COTE D'IVOIRE: Deal to appoint Soro as PM

Wednesday, March 28, 2007
Relations between Cote d’Ivoire’s government and the largest rebel group in the country took a major step forward on Tuesday when the two sides agreed to appoint a prominent rebel leader to the position of prime minister.

An agreement, signed on Monday in the Burkina Faso capital Ouagadougou, states that Guillaume Soro, head of the Forces Nouvelles, a rebel group that has controlled much of the north of the country since a brief civil war in 2002, will serve as prime minister to President Laurent Gbabgo, head of the government which holds the south.

Soro will replace Charles Konan Banny, an interim prime minister appointed by a United Nations mandate after a delay in the presidential elections last year. Banny said on Ivorian state television on Monday that he is prepared to “sacrifice” himself, and that he had never envisaged holding the post perpetually, though he is yet to officially announce his resignation.

Cote d’Ivoire has existed in a stalemate since 2002 with a line in the middle of the country dividing the two sides, manned by 11,000 United Nations and French troops.

A breakthrough to the stalemate came earlier this month with the government and rebels signing a peace agreement in Ouagadougou, following month long talks. It was the first time the two parties had negotiated a deal without input from the UN or African Union.

Part of the new accord stipulates that a transitional government must be appointed within five weeks to then lead the country into presidential elections before the end of the year.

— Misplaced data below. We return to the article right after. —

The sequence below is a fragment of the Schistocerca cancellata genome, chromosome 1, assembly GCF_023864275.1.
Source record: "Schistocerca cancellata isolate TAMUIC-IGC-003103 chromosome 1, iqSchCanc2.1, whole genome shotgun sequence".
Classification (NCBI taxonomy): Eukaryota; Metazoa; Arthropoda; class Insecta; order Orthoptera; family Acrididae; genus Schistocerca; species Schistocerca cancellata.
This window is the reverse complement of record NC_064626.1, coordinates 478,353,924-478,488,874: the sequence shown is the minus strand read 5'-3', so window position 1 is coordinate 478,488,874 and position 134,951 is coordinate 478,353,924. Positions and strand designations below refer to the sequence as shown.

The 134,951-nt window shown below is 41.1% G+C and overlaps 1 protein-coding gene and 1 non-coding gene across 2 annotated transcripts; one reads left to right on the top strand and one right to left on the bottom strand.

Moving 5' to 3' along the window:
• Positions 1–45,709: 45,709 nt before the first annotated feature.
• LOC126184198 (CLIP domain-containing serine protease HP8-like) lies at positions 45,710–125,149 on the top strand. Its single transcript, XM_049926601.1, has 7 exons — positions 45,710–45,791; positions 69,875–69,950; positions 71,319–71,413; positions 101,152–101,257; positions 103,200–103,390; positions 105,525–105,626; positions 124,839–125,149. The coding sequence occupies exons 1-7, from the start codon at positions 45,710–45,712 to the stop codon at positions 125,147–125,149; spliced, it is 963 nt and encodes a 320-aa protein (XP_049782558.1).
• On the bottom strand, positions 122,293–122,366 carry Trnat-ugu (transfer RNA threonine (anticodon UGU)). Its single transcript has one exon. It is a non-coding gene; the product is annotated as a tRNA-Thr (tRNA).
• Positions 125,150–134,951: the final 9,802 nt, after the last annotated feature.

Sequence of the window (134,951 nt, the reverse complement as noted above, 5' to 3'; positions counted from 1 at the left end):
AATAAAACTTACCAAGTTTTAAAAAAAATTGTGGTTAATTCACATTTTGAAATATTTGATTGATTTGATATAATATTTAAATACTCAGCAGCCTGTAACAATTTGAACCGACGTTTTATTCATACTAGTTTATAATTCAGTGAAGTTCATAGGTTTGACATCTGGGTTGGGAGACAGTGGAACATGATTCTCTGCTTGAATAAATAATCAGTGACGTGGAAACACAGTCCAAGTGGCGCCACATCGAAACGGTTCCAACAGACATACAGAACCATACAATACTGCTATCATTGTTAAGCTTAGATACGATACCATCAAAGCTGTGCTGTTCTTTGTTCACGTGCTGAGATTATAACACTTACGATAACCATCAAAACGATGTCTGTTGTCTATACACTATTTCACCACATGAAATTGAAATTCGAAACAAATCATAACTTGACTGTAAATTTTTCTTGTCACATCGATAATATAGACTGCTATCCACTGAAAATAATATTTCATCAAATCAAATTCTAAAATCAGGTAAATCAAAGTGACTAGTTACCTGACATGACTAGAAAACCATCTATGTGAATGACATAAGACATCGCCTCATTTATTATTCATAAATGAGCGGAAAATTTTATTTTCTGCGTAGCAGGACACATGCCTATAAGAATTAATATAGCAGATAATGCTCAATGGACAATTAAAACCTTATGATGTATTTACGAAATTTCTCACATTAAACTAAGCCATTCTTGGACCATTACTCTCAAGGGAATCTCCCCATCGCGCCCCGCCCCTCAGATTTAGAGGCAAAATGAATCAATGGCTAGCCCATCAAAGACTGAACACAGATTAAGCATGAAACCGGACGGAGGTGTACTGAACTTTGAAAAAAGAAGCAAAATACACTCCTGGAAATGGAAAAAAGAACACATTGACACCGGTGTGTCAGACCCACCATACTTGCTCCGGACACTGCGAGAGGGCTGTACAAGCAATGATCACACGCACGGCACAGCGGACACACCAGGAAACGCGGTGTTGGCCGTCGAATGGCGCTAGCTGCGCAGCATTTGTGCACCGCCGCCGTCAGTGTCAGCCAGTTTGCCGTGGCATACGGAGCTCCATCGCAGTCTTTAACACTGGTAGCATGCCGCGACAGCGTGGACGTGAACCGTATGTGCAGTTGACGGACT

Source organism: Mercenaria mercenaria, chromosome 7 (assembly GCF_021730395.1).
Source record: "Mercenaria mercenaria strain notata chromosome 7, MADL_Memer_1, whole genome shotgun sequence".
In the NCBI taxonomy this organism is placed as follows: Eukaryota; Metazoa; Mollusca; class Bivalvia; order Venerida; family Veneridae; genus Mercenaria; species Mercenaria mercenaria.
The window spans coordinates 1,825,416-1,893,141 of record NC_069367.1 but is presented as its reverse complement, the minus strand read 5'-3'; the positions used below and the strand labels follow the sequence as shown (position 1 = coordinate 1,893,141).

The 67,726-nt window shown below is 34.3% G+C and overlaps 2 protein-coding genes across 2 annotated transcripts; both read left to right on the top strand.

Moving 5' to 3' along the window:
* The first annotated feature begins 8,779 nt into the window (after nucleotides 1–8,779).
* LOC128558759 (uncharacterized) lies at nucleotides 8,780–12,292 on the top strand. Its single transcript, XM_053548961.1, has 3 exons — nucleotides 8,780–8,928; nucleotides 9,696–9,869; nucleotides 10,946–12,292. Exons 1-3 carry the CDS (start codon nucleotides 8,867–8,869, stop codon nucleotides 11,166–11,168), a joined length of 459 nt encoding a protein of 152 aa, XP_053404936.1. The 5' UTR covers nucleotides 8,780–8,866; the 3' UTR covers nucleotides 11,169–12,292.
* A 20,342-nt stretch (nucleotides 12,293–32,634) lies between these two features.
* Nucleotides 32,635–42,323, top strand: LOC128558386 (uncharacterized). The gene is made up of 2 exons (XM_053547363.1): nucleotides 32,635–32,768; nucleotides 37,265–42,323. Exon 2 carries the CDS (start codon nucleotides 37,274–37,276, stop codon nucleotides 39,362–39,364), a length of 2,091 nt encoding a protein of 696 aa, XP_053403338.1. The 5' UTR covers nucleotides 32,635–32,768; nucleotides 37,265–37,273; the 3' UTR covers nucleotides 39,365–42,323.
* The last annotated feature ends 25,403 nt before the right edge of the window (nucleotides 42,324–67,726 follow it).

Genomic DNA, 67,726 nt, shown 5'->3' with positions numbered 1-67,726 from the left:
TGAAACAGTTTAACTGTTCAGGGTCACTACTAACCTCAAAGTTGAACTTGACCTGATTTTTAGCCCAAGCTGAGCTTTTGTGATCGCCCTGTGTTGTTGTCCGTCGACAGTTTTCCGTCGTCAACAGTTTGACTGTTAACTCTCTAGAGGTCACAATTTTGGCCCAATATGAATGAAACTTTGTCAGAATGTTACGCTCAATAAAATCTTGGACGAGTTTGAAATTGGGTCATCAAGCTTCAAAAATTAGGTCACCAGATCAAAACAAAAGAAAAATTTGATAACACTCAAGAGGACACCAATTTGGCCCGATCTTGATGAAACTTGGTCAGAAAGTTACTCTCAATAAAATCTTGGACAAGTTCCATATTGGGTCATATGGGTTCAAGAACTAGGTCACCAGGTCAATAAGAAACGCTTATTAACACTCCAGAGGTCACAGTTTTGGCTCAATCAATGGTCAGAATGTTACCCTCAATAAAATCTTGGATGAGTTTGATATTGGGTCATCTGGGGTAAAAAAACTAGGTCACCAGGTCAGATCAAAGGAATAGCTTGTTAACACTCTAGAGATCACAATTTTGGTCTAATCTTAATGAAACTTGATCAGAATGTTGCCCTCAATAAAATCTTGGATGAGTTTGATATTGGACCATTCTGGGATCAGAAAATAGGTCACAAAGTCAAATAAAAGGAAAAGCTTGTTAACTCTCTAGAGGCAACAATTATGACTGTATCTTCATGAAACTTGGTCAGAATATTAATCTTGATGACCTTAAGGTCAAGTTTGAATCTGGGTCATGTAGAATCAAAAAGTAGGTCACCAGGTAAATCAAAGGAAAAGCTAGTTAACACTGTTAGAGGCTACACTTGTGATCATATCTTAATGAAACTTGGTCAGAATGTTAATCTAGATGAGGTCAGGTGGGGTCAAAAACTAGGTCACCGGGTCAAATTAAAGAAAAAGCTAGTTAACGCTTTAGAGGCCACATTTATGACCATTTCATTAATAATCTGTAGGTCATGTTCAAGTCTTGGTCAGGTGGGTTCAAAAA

"Both parties have agreed to appoint the leader of the Forces Nouvelles Guillaume Soro as prime minister in order to implement the road map of the Ouagadougou agreement", Sidiki Konate spokesperson of the Forces Nouvelles said on Burkina Faso national television on Tuesday.

Soro said he would step down following presidential elections scheduled to take place before the end of the year and pledged he would not run in them.

Djibril Bassolet, Burkina Faso’s minister of security and a mediator of the accord said President Gbagbo will sign the decree appointing Soro as prime minister in the coming days.

Gbagbo told journalists on Monday, “The war is finished. The crisis is finished. Soon we will have a new government. And I will go to the north and west of the country to ask the population to return to where they come from, go back to their plantations and restart their work.”

However in the eyes of political scientist Francois Kouassi, at the University of Abidjan, a real solution to the conflict is still elusive.

“The nomination of Soro to the post of prime minister only confirms that a part of the pie has been split which will be even worse for the people than before. We believe that this decision will not change much at all because it is only a deal between two people,” he said. The two people he referred to are Soro and Gbagbo.

Kouassi’s scepticism was widely echoed on the streets of Abidjan, where several people said they had little faith in Soro achieving more than the four prime ministers appointed in the last four years.

The next step in implementing the Ouagadougou Accord is to appoint a full transitional government. Once that is achieved, the new government is to start to disarm militias.

However, leaders from rebel groups other than the Forces Nouvelles have complained that they are excluded from the agreement. On Friday Glofiei Denis Maho, head of the Forces of Resistance of the Grand West rebel movement, told journalists that the almost 11,000 fighters under his command would not be disarmed until he had been invited to talks on the composition of the transitional government.
Author: IRIN
Source: IRIN
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